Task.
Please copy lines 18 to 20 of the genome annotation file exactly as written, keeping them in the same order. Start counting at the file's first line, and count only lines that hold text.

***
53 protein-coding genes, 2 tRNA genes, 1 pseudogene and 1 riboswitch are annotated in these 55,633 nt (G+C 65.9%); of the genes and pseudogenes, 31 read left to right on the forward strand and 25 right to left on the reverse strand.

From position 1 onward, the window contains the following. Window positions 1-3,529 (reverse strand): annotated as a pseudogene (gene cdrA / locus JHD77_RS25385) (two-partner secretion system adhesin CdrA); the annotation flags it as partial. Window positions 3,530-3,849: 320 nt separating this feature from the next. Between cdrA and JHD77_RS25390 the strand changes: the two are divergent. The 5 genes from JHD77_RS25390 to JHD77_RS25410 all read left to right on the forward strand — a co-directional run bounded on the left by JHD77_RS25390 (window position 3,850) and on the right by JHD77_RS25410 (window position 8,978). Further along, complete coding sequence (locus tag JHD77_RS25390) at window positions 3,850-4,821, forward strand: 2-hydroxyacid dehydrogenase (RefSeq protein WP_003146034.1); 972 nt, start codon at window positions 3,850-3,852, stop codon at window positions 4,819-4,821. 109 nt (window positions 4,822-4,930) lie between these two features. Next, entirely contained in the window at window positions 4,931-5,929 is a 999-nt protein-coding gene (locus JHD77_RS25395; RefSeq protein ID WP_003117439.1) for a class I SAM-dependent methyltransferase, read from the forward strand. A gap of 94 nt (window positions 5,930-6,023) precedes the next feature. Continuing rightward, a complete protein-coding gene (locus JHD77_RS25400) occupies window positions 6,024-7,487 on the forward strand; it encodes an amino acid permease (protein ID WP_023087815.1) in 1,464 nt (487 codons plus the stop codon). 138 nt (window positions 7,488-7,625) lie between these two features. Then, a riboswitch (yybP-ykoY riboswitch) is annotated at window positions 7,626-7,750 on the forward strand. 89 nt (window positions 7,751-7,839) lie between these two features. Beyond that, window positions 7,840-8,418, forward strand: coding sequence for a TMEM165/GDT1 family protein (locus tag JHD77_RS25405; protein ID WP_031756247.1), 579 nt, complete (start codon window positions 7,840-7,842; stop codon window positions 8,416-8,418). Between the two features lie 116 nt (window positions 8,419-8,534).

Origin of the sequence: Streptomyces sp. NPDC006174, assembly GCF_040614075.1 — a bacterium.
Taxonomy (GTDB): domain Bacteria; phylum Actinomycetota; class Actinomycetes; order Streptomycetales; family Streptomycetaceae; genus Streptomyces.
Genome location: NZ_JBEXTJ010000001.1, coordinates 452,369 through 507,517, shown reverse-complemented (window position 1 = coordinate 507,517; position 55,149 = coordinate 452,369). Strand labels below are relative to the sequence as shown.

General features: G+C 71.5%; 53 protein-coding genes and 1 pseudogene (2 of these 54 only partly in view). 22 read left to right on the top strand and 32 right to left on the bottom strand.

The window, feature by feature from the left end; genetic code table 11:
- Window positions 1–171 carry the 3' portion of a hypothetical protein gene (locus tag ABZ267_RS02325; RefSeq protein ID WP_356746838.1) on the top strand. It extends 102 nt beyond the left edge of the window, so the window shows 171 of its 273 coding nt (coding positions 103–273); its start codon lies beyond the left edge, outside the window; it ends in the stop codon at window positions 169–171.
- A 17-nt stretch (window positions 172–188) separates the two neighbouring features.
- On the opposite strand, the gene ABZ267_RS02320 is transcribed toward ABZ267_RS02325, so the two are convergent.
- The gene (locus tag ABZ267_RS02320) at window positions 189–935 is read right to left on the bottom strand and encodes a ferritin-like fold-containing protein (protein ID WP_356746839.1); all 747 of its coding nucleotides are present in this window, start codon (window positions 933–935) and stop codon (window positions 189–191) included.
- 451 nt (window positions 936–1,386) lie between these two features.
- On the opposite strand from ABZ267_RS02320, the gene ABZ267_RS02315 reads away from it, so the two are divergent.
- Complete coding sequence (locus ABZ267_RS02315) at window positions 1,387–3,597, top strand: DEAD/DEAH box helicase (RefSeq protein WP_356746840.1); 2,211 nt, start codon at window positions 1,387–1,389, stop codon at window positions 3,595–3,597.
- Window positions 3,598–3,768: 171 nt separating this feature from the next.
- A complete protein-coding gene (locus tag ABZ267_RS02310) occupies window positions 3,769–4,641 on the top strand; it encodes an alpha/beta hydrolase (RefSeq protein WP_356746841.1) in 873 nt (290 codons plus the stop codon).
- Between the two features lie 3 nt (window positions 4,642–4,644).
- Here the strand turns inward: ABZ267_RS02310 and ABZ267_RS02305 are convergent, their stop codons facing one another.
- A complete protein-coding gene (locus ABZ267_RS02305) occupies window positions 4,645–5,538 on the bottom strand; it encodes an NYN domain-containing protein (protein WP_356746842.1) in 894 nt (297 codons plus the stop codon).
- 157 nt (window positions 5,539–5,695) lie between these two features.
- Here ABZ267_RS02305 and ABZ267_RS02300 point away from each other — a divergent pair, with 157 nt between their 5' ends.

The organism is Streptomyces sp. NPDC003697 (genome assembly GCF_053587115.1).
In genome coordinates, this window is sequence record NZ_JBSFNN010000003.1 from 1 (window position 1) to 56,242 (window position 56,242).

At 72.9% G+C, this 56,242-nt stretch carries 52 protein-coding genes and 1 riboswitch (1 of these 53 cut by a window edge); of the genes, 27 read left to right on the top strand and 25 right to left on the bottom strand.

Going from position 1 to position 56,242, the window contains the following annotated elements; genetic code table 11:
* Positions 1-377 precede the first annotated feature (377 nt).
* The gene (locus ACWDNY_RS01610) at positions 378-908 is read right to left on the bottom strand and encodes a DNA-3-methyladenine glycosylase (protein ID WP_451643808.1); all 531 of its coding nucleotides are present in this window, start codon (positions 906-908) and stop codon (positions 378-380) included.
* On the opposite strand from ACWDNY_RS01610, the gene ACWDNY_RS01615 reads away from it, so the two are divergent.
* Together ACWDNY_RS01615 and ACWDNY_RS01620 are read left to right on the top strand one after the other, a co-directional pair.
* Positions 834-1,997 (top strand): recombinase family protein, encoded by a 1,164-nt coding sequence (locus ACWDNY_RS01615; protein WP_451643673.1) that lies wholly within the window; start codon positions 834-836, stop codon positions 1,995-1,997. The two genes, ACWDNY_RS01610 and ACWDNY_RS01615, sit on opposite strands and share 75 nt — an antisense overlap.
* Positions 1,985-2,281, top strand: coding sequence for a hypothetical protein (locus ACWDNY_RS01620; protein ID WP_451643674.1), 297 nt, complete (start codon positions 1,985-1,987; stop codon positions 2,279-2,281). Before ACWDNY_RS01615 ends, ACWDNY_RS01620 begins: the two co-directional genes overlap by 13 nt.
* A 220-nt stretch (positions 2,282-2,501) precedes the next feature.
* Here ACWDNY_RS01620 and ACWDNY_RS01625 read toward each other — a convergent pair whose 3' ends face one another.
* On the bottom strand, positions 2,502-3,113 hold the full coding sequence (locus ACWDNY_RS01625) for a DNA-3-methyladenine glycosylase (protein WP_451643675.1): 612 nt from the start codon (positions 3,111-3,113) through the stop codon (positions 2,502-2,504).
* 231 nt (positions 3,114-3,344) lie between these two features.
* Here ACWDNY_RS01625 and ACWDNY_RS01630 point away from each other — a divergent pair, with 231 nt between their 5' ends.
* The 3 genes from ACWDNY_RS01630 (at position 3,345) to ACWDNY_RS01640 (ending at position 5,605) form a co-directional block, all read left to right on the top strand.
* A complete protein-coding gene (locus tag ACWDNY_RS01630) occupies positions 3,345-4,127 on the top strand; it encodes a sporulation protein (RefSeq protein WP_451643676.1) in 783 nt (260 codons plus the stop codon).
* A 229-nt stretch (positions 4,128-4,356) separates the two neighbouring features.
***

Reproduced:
- Here the strand turns inward: ABZ267_RS02310 and ABZ267_RS02305 are convergent, their stop codons facing one another.
- A complete protein-coding gene (locus ABZ267_RS02305) occupies window positions 4,645–5,538 on the bottom strand; it encodes an NYN domain-containing protein (protein WP_356746842.1) in 894 nt (297 codons plus the stop codon).
- 157 nt (window positions 5,539–5,695) lie between these two features.